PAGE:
Friday 11 March 2016 9:30am
Otago Master’s student Kim Hughes
Grubby rubber gloves briefly brought Otago Master’s student Kim Hughes into the media spotlight last July – but the attention has not diverted her from her true genetic calling.
National and international media took notice when the Australasian Medical Journal published an Otago study showing that the non-sterile disposable gloves, used commonly in general hospital wards throughout New Zealand, are frequently contaminated with bacteria before coming into contact with patients. Poor glove box design and inadequate hand washing by hospital staff were found to be the likely causes.
Kim had undertaken two consecutive summer scholarship projects assisting microbiologist Dr Heather Brooks and anatomist Dr Jon Cornwall with the study.
“It was a really awesome project,” Kim says. “Going into the hospital and collecting the gloves from the wards... and what we found was quite surprising. The paper was published and just took off. It was really lovely seeing all our hard work actually getting credit.”
True love in genetics
All the while Kim was also a Genetics Masters student working within the “fantastic” laboratory of Associate Professor Tony Merriman.
“Tony’s main research focus is rheumatism, particularly gout and serum urate. As a consequence, my Master’s topic involved seeing if serum urate has an effect on kidney function, adiposity (obesity) and stature. I was looking at causal relationships using a novel statistical method, Mendelian Randomisation, which incorporates genetic variants.”
Kim explains that the biological role of urate is widely debated. Increased urate is the central cause of gout and has been thought to be detrimental to metabolic and kidney function.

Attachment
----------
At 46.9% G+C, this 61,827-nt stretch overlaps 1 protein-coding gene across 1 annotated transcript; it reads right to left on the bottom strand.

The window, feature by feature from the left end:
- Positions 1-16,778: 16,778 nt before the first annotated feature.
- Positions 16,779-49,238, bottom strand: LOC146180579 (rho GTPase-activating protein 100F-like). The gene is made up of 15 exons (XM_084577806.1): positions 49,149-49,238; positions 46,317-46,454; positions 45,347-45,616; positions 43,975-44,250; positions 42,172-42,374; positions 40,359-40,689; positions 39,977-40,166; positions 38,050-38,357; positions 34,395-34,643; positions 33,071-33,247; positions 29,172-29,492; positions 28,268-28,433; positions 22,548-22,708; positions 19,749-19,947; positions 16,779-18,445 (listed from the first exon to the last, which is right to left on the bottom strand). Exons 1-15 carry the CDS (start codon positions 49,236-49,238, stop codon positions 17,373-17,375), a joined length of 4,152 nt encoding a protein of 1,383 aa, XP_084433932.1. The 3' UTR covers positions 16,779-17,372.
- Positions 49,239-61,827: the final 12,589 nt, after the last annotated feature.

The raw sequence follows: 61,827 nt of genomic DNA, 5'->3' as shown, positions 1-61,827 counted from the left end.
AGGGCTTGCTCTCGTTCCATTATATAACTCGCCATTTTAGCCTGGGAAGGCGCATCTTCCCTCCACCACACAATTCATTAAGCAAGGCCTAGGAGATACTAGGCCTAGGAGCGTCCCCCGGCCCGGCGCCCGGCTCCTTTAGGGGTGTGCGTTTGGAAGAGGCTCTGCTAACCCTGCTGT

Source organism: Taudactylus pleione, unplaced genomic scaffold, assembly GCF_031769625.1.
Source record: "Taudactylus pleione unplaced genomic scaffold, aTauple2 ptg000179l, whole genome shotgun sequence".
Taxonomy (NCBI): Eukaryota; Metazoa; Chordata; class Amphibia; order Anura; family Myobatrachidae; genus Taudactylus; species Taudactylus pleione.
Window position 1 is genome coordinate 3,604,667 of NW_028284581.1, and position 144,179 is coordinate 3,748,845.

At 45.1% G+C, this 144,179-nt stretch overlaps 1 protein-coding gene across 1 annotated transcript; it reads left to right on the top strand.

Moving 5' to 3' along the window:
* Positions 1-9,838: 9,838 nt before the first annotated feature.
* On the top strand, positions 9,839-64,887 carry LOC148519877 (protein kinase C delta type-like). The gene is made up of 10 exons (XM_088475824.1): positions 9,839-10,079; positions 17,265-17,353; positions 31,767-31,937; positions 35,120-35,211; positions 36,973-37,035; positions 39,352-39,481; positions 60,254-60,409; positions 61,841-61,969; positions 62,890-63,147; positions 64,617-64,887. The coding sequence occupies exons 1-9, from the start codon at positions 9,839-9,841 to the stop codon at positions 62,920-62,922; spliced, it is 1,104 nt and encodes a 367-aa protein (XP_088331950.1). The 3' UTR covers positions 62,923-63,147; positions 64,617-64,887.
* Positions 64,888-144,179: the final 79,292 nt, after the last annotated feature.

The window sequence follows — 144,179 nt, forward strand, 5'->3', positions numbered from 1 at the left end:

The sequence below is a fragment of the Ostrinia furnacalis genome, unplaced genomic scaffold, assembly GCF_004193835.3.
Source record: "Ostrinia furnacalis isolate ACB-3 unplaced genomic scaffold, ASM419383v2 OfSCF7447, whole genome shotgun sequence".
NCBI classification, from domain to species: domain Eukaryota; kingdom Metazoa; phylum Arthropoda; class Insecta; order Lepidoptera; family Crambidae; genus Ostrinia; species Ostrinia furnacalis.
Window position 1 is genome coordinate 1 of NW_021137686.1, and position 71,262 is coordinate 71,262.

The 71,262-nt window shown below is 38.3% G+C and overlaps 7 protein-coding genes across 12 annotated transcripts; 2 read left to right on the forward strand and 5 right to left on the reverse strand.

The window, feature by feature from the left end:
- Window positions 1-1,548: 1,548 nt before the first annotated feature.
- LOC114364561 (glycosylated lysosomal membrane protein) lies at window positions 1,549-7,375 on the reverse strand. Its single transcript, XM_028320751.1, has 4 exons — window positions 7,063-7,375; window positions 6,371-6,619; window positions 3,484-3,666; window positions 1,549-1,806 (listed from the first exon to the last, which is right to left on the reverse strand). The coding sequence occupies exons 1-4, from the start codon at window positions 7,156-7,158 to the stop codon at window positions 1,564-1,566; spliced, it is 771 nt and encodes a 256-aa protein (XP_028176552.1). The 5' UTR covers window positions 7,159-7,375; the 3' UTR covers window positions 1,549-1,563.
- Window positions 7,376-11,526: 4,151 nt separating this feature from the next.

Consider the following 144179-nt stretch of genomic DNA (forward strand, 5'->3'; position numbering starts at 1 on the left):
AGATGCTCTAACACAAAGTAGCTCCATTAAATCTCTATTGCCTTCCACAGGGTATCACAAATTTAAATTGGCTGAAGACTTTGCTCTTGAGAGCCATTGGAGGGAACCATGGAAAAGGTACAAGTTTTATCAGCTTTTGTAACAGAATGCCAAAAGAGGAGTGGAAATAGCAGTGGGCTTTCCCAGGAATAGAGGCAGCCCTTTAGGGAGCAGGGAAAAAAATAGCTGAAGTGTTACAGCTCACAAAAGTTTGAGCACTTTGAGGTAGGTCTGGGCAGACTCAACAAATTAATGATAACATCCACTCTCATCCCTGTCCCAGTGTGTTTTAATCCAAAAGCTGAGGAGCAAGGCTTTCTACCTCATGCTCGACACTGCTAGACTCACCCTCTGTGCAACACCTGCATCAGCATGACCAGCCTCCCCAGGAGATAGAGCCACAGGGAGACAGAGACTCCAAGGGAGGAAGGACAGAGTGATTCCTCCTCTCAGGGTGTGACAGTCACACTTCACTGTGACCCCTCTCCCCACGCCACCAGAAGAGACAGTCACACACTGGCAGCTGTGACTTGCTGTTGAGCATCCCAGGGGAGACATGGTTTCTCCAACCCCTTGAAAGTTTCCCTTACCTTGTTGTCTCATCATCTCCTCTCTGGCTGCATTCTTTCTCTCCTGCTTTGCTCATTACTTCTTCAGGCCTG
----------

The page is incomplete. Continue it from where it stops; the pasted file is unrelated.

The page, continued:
"I think previous research has been confounded by diet."
“(But) I found elevated serum urate had a positive effect on kidney function,” Kim says. “I think previous research has been confounded by diet. Sugary drink consumption is thought to detrimentally impact kidney function while concurrently elevating serum urate. My use of Mendelian Randomisation ‘unconfounded’ that relationship, shedding light on urate’s true role in the body.”
Kim only recently submitted her thesis, yet the Kidney International journal had already accepted a paper including aspects of her research.
Kim says, “I have been lucky having Tony and Heather as supervisors. They are more like friends or adopted family. Tony is out-of-this-world intelligent. He’s created a good atmosphere in his lab; the people in it are awesome. Heather has been a huge support for deciding what to do for my Masters.”
Off to a new job
Kim also credits Dr Brooks for helping her into the next phase of her career. At the start of September Kim took up a Molecular Genetics Scientist position in LabPLUS, at Auckland City Hospital.
“It is the field I wanted to eventually get a job in. I had been looking in Dunedin and nothing had come up. Dunedin is my home; I love this city - just ten minutes’ drive and you are in gorgeous scenery. But molecular diagnostics is quite hard to get into. People think it’s going to be the future and they want that job; genetics is such an enormous research field.
“I have never lived outside Dunedin before, it’s going to be huge.”